In Search of Some Fresh Air (From Lushoto to Mtae)

The equatorial summer’s gotten pretty oppressive as of late (bar yesterday’s freaky monsoon storm which covered Kili in unprecedented amounts of snow), so we were really glad to escape last weekend into the Usambara Mountains in the northeast of the country, a (terrible) 7-hour bus ride and a literal world away from the dusty plains of Moshi. After weeks of intense heat and pretty much relentless sunshine we were both craving a cold, crisp morning or two and a good night’s sleep in cooler climate. And we got what we craved for.

Although our accommodation in both Lushoto (the central town in the mountains) and Mtae (a tiny little village at the western edge of the range) was fabulous and actually much better than we expected, the road to the Usambaras was a little on the rough side and probably exactly what we should have expected (there’s always a reminder somewhere to keep your expectations in check in Africa). To get to these beautiful mountains and without your own car, you really have no option except to take a local bus from Moshi and sit through the very rough-around-the-edges 7-8 hour ride on one of the crappiest buses and one of the crappiest highways I have ever laid my eyes on.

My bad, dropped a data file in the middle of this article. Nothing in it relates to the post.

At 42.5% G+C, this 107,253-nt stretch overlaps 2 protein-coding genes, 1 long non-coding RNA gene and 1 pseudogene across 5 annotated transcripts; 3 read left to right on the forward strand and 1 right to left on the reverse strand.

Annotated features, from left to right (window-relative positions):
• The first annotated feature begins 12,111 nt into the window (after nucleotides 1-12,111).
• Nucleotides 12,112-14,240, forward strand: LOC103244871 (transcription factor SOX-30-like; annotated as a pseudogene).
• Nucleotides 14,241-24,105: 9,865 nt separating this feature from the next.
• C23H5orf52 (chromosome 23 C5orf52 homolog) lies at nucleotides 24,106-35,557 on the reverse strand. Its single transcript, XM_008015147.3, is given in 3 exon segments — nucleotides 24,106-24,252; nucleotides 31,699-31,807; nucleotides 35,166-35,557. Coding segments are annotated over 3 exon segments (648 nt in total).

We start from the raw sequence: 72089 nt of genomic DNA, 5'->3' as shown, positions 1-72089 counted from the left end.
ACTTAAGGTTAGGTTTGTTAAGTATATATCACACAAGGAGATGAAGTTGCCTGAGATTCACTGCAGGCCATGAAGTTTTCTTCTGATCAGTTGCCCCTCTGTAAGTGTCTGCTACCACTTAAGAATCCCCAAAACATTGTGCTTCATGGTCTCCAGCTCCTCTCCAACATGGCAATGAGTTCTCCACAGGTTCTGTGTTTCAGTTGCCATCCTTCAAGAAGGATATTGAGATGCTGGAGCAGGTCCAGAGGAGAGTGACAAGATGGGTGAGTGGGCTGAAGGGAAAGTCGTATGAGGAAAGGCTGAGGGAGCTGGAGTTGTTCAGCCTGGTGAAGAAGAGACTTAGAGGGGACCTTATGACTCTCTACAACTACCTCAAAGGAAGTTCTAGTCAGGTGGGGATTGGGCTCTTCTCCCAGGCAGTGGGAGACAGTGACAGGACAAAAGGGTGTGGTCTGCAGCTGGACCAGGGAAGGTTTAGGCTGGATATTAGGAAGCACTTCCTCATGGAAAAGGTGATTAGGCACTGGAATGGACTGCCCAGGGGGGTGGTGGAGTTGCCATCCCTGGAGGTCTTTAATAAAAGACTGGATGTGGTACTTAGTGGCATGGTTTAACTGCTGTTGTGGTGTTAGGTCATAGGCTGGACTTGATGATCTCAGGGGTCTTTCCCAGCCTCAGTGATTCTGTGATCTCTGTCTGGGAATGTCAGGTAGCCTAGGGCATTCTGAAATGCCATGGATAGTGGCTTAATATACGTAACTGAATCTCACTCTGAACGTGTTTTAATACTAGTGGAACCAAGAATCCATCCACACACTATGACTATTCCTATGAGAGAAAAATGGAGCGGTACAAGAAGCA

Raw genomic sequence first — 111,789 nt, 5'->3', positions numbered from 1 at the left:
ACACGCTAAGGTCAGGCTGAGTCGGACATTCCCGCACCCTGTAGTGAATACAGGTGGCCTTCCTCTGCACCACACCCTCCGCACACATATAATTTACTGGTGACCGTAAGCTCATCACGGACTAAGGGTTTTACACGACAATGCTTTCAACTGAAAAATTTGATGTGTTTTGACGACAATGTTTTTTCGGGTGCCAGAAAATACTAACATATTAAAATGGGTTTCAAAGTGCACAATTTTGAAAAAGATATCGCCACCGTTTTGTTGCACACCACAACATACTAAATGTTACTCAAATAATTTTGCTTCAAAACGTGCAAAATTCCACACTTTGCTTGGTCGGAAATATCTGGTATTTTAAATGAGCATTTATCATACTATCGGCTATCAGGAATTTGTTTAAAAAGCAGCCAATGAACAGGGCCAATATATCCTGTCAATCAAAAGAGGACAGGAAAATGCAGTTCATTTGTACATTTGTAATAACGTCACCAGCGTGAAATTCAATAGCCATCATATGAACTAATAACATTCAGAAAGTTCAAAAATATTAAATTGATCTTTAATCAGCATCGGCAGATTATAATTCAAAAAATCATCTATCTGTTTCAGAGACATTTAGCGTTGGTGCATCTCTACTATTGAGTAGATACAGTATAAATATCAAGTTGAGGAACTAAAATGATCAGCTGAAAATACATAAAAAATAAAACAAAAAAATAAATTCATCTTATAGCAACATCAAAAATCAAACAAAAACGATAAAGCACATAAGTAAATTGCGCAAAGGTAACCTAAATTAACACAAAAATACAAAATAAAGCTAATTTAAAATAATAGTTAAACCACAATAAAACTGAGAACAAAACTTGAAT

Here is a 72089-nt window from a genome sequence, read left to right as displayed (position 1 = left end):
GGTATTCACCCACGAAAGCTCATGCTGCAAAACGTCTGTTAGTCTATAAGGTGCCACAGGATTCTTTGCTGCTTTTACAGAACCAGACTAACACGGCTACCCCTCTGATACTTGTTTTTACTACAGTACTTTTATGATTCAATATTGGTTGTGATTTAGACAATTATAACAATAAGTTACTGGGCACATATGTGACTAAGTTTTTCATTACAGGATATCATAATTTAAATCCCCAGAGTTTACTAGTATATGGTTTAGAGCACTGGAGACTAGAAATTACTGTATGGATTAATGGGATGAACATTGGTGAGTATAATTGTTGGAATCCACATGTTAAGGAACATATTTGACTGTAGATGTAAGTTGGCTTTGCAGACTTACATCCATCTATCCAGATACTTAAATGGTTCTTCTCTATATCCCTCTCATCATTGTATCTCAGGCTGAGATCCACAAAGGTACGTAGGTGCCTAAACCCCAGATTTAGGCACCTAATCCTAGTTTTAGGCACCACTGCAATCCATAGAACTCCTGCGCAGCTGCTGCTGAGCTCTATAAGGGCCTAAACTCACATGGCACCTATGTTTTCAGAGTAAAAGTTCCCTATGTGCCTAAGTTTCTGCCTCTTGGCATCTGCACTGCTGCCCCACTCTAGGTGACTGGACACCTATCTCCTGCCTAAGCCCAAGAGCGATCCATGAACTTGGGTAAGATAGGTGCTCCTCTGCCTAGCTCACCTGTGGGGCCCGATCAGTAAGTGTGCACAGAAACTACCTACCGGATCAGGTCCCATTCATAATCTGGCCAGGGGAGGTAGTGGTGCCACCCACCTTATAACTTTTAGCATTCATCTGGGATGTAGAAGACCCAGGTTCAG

The bus, packed to the rim with locals, rice, bags and us left Moshi a solid one and a half hours late, made its way through the plains of northern Tanzania with a dirt-soaked, decade-old curtain flapping in my face and a window rattling, shaking and almost exploding from the power of the bus hitting a bump on the road and sending everyone at the back of the bus into the air. It was hot, it was sweaty, it was uncomfortable and it was nasty, but we made it to Lushoto in the end and even met a nice Bob Marley-obsessed tour guide called Elvis Presley (?) who ended up taking us on our hike the next day.

After a pit-stop at his back-of-the-shop tourist ‘office’ and a hastily arranged but tasty enough potato omelette-out-of-a-bag lunch (the local delicacy ‘chips mayai’ served with even less finesse than usual), we headed up to our lovely, cozy hotel – the very aptly named Swiss Farm Cottages – and settled into our shockingly authentic, European-feeling surroundings. Nestled in the hills high above Lushoto (at about 1,500 m altitude) the place was actually founded by a Swiss man, later taken over by his local family, and is a deceptively good substitute for home, complete with 70s cottage decor (lots of oranges, reds and funky lamps), a beautiful wooden dining table and a proper fireplace. We spent our first afternoon drinking a beer in the fields outside our cottage under the watchful eyes of the suspiciously Swiss-looking cows, and chilled out in the evening by said fire place, just reading and listening to the soft crackle of the soothing flames.